Alternately, there are items for bulk erasing magnetic cassette tapes (sound recordings, etc) that would likely do the trick, but require a power supply.
Else, in a pinch, one could wrap a winding of wire around the device, induce an electrical current thru that winding, and create as strong of a magnetic field as you might require.
Seems a non-ferrus mechanical interlock (for the magnetic solenoid) might be a cost-effective way to harden this, without making it brittle. Maybe something that required a hand to depress/slide a device right where you'd place your magnet.
Better, three polarity-opposed solenoids, one 'left' one 'right' and one 'up/down', in very close physical proximity, thus using magnetic lines of flux to "tighten" at least 1 solenoid, in event of external magnetic bypass attempt.
Chinese finger-trap, anyone?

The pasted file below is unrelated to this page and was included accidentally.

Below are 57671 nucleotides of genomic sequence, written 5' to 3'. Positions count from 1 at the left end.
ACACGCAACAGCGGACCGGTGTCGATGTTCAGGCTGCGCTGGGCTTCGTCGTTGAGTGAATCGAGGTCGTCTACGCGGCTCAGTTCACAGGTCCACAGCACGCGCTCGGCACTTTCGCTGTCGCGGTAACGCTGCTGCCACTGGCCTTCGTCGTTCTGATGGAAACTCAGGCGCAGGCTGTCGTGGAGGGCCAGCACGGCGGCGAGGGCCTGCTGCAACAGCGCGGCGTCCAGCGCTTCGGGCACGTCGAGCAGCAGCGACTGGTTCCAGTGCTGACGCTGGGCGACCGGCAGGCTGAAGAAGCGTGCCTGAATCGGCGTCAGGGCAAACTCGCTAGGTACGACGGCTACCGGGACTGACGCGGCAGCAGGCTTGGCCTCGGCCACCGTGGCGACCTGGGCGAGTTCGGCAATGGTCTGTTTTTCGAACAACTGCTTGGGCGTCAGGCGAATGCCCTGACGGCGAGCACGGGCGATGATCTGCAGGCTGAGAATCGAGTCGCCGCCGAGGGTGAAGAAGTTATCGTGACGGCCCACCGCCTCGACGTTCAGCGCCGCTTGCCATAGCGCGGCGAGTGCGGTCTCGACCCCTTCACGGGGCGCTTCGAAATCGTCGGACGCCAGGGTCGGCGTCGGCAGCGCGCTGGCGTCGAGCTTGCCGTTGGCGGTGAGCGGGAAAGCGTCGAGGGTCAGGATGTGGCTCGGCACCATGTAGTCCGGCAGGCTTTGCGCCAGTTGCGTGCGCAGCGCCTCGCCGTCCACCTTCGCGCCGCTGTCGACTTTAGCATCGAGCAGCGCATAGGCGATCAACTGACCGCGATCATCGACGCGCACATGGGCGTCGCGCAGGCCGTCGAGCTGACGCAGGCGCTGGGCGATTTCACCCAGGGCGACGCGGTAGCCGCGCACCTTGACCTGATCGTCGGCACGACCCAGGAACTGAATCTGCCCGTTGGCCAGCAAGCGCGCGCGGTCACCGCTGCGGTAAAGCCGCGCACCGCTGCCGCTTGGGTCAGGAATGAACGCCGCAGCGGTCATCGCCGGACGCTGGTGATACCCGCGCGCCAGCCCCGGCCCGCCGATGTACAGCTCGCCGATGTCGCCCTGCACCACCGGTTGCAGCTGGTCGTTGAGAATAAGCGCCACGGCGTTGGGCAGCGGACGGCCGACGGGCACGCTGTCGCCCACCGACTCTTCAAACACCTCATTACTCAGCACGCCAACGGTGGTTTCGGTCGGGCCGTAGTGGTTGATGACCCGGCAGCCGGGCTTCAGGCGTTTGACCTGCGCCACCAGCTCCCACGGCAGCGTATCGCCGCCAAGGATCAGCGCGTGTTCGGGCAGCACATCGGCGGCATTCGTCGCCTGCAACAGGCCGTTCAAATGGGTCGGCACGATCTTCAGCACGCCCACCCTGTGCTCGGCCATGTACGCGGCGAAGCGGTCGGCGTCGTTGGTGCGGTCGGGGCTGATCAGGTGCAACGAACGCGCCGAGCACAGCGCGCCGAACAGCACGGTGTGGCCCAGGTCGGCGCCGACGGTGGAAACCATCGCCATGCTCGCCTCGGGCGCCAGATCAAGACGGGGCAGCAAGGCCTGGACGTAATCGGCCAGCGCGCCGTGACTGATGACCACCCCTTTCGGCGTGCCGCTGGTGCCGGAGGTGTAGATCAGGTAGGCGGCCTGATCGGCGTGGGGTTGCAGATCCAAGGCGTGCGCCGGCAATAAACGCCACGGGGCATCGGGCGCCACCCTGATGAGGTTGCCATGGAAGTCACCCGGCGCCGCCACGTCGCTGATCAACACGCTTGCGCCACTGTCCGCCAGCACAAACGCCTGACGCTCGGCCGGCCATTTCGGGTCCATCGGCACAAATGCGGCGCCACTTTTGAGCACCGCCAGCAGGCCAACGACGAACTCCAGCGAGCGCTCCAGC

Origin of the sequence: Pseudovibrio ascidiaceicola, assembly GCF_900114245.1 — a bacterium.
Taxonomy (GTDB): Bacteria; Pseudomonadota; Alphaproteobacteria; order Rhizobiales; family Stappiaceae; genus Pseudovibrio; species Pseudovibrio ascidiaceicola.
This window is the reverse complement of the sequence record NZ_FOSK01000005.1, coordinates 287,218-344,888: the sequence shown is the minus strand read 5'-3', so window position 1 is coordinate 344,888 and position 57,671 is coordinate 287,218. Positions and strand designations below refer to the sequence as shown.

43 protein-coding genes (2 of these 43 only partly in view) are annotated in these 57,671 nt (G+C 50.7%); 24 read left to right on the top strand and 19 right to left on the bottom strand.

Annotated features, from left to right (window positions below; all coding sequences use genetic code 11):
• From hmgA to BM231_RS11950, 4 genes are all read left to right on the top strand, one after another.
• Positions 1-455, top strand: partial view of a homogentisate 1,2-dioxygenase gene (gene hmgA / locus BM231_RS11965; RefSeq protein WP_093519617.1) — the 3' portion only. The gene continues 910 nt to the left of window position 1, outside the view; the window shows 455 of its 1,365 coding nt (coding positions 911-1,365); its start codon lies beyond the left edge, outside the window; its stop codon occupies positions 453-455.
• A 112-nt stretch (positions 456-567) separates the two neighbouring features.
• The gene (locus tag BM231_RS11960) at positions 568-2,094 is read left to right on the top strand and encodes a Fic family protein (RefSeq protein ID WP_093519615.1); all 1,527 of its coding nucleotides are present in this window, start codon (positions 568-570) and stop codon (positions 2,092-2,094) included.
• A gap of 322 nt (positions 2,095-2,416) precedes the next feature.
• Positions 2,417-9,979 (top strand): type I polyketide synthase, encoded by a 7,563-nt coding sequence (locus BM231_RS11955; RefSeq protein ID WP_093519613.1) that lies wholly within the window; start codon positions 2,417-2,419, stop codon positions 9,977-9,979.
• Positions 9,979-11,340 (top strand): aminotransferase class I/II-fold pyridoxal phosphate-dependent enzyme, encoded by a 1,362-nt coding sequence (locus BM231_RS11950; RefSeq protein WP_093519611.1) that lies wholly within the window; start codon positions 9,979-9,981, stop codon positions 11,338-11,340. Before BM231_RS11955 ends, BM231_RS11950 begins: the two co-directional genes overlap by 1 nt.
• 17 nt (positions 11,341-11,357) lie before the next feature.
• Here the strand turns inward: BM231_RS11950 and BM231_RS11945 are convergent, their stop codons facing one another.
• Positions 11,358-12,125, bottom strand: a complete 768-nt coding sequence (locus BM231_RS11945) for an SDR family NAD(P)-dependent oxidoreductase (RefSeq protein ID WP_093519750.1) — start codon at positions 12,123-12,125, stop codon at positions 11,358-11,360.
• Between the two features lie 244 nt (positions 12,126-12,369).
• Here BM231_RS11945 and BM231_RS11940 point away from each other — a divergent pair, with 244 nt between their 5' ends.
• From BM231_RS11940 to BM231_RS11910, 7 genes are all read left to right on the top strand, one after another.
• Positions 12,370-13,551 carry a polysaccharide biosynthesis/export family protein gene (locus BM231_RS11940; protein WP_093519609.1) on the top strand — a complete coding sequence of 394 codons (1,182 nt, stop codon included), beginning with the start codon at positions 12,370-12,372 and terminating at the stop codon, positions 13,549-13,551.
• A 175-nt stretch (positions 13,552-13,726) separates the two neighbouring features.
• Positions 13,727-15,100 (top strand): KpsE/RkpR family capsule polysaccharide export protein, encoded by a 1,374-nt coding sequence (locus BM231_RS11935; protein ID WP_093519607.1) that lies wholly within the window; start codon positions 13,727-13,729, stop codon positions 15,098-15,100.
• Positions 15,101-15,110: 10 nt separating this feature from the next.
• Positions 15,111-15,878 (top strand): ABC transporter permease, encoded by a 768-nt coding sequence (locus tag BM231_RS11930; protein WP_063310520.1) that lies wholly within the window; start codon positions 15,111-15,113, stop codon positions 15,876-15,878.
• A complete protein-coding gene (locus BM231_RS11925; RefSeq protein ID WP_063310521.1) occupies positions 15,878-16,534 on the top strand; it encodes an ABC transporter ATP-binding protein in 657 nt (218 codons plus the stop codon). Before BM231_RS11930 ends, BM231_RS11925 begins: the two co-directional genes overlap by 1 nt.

I am watching the video and would post stills but it's just a guy talking. He's wearing a t-shirt, so maybe that's of interest to some.
Um, for these "expensive" locks, how about just using a pin/mechanism that is non-metallic (e.g. ceramic)?
This exploit takes us back to the liability issue we discussed a few days ago. Does the manufacturer have any liability for selling a device that has high risk (a widely known vulnerability, and probably likely threat), especially when it is designed specifically to lower risk for valuable assets? If not, why?
From their "Customer Care" page:
"At Winkhaus our customers come first. At Winkhaus we listen to our customers. At Winkhaus we take action. We want to be the best."
Alot is also discussing "bumping" as a generic technique for pin locks:
It seems definatly interesting and worthwile in general.
Oh, the demo is at 37:00 on the video.